Jadhav case: Pak to propose 3 names to ICJ for appointment as ad-hoc judges

Islamabad: Pakistan will propose three names to the International Court of Justice on Thursday for appointment as ad-hoc judges to hear the case of Indian prisoner Kulbhushan Jadhav who has been sentenced to death by a military court, according to a media report.

A delegation led by Attorney General of Pakistan Ashtar Ausaf would present the names to the ICJ President Ronny Abraham in The Hague, according to Pakistan’s private-operated news agency News Network International (NNI).

Former chief justices of Pakistan (CJP) Nasirul Mulk and Tassaduq Husin Jeelani and former attorney general Makhdoom Ali were recommended to be the ad-hoc appointees.

Pakistan’s counsel Barrister Khawar Qureshi was also part of the delegation. India had approached the world court in May seeking provisional stay to execution of Jadhav which was granted.

The 15-member bench backed India’s contention that there had been a violation of the Vienna Convention on Consular Relations as New Delhi’s requests for consular access to its national had been denied 16 times.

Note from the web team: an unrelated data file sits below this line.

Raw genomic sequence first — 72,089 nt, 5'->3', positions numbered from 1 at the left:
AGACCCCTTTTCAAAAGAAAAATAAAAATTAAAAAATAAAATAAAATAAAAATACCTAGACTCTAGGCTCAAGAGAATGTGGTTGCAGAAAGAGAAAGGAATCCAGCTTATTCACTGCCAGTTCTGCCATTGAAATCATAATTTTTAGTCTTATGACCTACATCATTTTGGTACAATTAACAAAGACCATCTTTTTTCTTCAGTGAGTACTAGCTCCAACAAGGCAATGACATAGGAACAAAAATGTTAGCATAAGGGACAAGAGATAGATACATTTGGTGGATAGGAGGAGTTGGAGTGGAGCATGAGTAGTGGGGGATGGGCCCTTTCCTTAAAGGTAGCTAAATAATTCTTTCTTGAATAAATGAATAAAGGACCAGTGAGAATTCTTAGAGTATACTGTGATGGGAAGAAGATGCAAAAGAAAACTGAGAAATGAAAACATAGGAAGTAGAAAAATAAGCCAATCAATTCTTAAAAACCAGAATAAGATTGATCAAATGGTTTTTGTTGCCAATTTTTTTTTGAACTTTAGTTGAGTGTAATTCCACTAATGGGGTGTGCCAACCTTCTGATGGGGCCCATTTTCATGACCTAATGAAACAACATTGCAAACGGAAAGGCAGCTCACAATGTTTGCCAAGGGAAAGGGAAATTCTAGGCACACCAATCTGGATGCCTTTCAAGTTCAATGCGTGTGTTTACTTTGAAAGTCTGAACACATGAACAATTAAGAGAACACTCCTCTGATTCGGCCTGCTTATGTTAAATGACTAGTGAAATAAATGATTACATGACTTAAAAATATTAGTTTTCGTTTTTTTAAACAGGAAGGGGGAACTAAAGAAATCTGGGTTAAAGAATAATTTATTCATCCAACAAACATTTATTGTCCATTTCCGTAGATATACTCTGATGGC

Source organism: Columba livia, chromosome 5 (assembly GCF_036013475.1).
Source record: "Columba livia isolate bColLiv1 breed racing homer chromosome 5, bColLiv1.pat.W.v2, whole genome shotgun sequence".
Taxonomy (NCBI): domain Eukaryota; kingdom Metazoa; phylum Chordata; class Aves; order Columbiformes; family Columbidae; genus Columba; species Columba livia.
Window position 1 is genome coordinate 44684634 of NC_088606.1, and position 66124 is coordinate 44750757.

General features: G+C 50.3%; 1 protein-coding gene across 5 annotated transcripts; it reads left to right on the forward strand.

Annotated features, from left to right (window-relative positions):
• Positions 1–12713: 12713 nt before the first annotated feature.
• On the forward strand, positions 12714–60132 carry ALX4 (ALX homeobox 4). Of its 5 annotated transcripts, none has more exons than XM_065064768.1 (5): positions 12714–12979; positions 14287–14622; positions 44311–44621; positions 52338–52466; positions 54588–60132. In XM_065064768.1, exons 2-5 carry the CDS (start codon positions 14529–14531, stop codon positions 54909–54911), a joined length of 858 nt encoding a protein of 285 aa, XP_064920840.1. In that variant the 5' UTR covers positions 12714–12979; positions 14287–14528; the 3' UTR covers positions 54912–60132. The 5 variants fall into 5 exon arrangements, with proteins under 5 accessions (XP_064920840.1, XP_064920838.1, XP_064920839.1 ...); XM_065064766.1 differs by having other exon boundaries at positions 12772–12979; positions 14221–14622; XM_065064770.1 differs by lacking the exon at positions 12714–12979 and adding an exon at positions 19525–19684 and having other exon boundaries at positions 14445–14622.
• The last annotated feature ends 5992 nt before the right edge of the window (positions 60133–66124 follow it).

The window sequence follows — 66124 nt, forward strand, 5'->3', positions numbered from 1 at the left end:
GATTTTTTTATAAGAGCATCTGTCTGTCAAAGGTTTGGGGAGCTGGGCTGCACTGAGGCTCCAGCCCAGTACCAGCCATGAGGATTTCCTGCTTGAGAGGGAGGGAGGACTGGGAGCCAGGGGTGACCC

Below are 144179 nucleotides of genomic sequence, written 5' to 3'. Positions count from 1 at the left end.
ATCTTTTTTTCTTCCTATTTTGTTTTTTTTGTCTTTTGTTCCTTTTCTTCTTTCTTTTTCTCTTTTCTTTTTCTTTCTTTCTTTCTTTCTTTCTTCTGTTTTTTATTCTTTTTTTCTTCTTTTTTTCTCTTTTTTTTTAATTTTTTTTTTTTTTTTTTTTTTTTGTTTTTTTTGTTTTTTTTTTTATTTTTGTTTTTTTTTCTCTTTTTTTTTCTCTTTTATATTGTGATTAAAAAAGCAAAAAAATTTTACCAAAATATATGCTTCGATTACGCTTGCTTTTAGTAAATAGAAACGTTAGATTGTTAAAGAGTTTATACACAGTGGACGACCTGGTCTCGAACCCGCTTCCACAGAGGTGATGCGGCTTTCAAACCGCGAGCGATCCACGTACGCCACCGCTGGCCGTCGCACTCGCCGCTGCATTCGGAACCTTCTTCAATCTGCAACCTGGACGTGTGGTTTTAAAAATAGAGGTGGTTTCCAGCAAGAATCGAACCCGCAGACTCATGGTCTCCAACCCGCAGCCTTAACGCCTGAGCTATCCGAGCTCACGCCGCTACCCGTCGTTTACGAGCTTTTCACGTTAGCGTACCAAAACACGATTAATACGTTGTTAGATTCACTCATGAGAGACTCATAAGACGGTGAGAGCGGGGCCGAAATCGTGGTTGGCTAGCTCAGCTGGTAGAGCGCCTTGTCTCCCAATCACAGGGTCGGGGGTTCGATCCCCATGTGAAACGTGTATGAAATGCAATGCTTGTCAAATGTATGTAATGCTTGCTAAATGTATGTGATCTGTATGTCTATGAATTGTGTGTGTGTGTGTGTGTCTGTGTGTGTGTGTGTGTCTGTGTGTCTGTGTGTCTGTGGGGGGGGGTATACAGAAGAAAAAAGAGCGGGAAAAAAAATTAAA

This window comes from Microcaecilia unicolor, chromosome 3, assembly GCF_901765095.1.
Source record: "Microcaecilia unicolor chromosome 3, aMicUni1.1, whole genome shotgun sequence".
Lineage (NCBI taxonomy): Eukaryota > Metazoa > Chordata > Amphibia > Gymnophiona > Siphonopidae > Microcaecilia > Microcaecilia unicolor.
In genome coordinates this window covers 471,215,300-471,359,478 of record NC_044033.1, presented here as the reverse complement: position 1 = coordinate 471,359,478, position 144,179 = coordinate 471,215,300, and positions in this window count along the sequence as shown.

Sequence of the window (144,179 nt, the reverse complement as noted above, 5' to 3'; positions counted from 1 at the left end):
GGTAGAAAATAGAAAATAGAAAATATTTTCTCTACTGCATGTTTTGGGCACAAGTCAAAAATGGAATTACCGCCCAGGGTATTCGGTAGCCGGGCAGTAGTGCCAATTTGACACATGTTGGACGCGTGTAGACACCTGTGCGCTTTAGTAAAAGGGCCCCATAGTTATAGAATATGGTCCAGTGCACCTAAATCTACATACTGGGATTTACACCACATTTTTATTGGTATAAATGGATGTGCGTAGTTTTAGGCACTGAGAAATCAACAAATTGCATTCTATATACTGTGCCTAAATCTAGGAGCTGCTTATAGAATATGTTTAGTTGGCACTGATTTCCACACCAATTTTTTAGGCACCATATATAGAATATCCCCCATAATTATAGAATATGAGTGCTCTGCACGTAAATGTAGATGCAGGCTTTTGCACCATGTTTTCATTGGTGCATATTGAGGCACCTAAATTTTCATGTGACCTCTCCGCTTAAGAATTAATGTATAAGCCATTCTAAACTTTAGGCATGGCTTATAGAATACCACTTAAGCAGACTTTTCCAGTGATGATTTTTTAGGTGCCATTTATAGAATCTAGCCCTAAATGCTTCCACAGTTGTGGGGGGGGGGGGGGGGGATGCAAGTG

Pakistan, which announced the death sentence on Jadhav on April 10, claims its security forces arrested him from its restive Balochistan province on March 3 in 2016 after he reportedly entered from Iran.

However, India maintains that he was kidnapped from Iran where he had business interests after retiring from the Navy.

Jadhav’s case is the latest flash-point in the tensions between Pakistan and India. The two countries last faced off at the ICJ 18 years ago when Islamabad sought its intervention over the shooting down of its naval aircraft.